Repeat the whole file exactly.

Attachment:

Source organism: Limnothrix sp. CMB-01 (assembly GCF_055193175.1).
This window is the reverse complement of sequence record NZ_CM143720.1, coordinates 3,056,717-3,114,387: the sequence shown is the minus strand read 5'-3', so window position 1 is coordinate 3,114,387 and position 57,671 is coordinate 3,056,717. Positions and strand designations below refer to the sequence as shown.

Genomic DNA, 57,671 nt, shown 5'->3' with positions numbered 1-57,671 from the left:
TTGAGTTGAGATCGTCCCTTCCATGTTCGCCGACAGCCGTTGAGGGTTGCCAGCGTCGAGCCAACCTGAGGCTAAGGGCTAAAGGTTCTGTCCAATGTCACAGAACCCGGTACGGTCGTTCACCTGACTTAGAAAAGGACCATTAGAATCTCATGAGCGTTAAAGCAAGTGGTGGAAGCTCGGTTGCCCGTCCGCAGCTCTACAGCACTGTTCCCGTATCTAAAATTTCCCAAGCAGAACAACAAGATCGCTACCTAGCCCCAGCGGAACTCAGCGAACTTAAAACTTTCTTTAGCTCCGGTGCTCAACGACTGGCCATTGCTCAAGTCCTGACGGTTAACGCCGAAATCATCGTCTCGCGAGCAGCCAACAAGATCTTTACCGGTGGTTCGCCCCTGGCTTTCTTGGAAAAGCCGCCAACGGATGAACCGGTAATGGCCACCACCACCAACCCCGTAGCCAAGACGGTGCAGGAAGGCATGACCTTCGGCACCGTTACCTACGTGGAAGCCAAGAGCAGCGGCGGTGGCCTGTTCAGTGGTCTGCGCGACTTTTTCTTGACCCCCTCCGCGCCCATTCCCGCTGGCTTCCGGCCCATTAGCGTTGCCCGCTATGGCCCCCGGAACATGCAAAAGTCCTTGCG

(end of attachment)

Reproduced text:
Source organism: Limnothrix sp. CMB-01 (assembly GCF_055193175.1).
This window is the reverse complement of sequence record NZ_CM143720.1, coordinates 3,056,717-3,114,387: the sequence shown is the minus strand read 5'-3', so window position 1 is coordinate 3,114,387 and position 57,671 is coordinate 3,056,717. Positions and strand designations below refer to the sequence as shown.

Genomic DNA, 57,671 nt, shown 5'->3' with positions numbered 1-57,671 from the left:
TTGAGTTGAGATCGTCCCTTCCATGTTCGCCGACAGCCGTTGAGGGTTGCCAGCGTCGAGCCAACCTGAGGCTAAGGGCTAAAGGTTCTGTCCAATGTCACAGAACCCGGTACGGTCGTTCACCTGACTTAGAAAAGGACCATTAGAATCTCATGAGCGTTAAAGCAAGTGGTGGAAGCTCGGTTGCCCGTCCGCAGCTCTACAGCACTGTTCCCGTATCTAAAATTTCCCAAGCAGAACAACAAGATCGCTACCTAGCCCCAGCGGAACTCAGCGAACTTAAAACTTTCTTTAGCTCCGGTGCTCAACGACTGGCCATTGCTCAAGTCCTGACGGTTAACGCCGAAATCATCGTCTCGCGAGCAGCCAACAAGATCTTTACCGGTGGTTCGCCCCTGGCTTTCTTGGAAAAGCCGCCAACGGATGAACCGGTAATGGCCACCACCACCAACCCCGTAGCCAAGACGGTGCAGGAAGGCATGACCTTCGGCACCGTTACCTACGTGGAAGCCAAGAGCAGCGGCGGTGGCCTGTTCAGTGGTCTGCGCGACTTTTTCTTGACCCCCTCCGCGCCCATTCCCGCTGGCTTCCGGCCCATTAGCGTTGCCCGCTATGGCCCCCGGAACATGCAAAAGTCCTTGCG